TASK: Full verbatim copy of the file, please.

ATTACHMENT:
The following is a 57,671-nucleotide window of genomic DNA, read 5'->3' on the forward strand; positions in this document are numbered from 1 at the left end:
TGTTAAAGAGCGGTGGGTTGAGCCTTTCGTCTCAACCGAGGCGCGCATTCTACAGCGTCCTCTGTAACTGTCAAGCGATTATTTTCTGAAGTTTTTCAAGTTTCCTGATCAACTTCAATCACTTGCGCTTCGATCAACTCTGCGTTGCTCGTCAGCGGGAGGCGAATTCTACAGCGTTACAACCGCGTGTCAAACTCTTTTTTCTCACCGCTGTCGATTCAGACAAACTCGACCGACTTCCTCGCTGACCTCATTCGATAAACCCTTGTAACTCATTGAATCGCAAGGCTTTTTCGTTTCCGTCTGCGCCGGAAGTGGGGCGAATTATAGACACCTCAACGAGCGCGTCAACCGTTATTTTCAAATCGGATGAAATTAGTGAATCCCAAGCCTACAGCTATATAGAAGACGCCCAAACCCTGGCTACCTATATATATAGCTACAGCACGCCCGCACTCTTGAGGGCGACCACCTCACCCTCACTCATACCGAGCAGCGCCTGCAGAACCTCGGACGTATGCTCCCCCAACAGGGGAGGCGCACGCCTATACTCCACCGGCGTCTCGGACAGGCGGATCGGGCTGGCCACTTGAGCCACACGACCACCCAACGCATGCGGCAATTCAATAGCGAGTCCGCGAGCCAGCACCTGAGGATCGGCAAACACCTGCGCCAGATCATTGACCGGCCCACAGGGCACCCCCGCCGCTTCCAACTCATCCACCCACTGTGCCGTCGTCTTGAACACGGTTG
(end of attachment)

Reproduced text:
The following is a 57,671-nucleotide window of genomic DNA, read 5'->3' on the forward strand; positions in this document are numbered from 1 at the left end:
TGTTAAAGAGCGGTGGGTTGAGCCTTTCGTCTCAACCGAGGCGCGCATTCTACAGCGTCCTCTGTAACTGTCAAGCGATTATTTTCTGAAGTTTTTCAAGTTTCCTGATCAACTTCAATCACTTGCGCTTCGATCAACTCTGCGTTGCTCGTCAGCGGGAGGCGAATTCTACAGCGTTACAACCGCGTGTCAAACTCTTTTTTCTCACCGCTGTCGATTCAGACAAACTCGACCGACTTCCTCGCTGACCTCATTCGATAAACCCTTGTAACTCATTGAATCGCAAGGCTTTTTCGTTTCCGTCTGCGCCGGAAGTGGGGCGAATTATAGACACCTCAACGAGCGCGTCAACCGTTATTTTCAAATCGGATGAAATTAGTGAATCCCAAGCCTACAGCTATATAGAAGACGCCCAAACCCTGGCTACCTATATATATAGCTACAGCACGCCCGCACTCTTGAGGGCGACCACCTCACCCTCACTCATACCGAGCAGCGCCTGCAGAACCTCGGACGTATGCTCCCCCAACAGGGGAGGCGCACGCCTATACTCCACCGGCGTCTCGGACAGGCGGATCGGGCTGGCCACTTGAGCCACACGACCACCCAACGCATGCGGCAATTCAATAGCGAGTCCGCGAGCCAGCACCTGAGGATCGGCAAACACCTGCGCCAGATCATTGACCGGCCCACAGGGCACCCCCGCCGCTTCCAACTCATCCACCCACTGTGCCGTCGTCTTGAACACGGTTG